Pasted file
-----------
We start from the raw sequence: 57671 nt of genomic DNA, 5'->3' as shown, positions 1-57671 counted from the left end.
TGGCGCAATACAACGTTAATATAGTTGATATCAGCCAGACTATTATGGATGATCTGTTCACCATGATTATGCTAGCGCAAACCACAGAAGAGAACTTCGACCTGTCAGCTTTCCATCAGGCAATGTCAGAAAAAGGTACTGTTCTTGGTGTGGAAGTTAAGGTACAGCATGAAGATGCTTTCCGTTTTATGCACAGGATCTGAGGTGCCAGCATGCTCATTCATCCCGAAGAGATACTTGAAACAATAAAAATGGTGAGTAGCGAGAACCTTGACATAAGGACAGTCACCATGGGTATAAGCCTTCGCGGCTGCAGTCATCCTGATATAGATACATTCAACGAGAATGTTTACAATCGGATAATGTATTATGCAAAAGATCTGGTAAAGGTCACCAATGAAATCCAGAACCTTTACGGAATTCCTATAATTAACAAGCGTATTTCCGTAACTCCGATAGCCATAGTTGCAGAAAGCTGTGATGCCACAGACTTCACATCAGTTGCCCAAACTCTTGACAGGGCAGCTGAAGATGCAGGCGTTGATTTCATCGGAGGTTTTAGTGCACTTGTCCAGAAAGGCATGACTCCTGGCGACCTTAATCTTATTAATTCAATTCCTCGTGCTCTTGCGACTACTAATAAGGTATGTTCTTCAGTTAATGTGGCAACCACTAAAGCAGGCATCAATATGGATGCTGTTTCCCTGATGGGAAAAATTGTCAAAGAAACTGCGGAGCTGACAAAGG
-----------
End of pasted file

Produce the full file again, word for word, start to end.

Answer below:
We start from the raw sequence: 57671 nt of genomic DNA, 5'->3' as shown, positions 1-57671 counted from the left end.
TGGCGCAATACAACGTTAATATAGTTGATATCAGCCAGACTATTATGGATGATCTGTTCACCATGATTATGCTAGCGCAAACCACAGAAGAGAACTTCGACCTGTCAGCTTTCCATCAGGCAATGTCAGAAAAAGGTACTGTTCTTGGTGTGGAAGTTAAGGTACAGCATGAAGATGCTTTCCGTTTTATGCACAGGATCTGAGGTGCCAGCATGCTCATTCATCCCGAAGAGATACTTGAAACAATAAAAATGGTGAGTAGCGAGAACCTTGACATAAGGACAGTCACCATGGGTATAAGCCTTCGCGGCTGCAGTCATCCTGATATAGATACATTCAACGAGAATGTTTACAATCGGATAATGTATTATGCAAAAGATCTGGTAAAGGTCACCAATGAAATCCAGAACCTTTACGGAATTCCTATAATTAACAAGCGTATTTCCGTAACTCCGATAGCCATAGTTGCAGAAAGCTGTGATGCCACAGACTTCACATCAGTTGCCCAAACTCTTGACAGGGCAGCTGAAGATGCAGGCGTTGATTTCATCGGAGGTTTTAGTGCACTTGTCCAGAAAGGCATGACTCCTGGCGACCTTAATCTTATTAATTCAATTCCTCGTGCTCTTGCGACTACTAATAAGGTATGTTCTTCAGTTAATGTGGCAACCACTAAAGCAGGCATCAATATGGATGCTGTTTCCCTGATGGGAAAAATTGTCAAAGAAACTGCGGAGCTGACAAAGG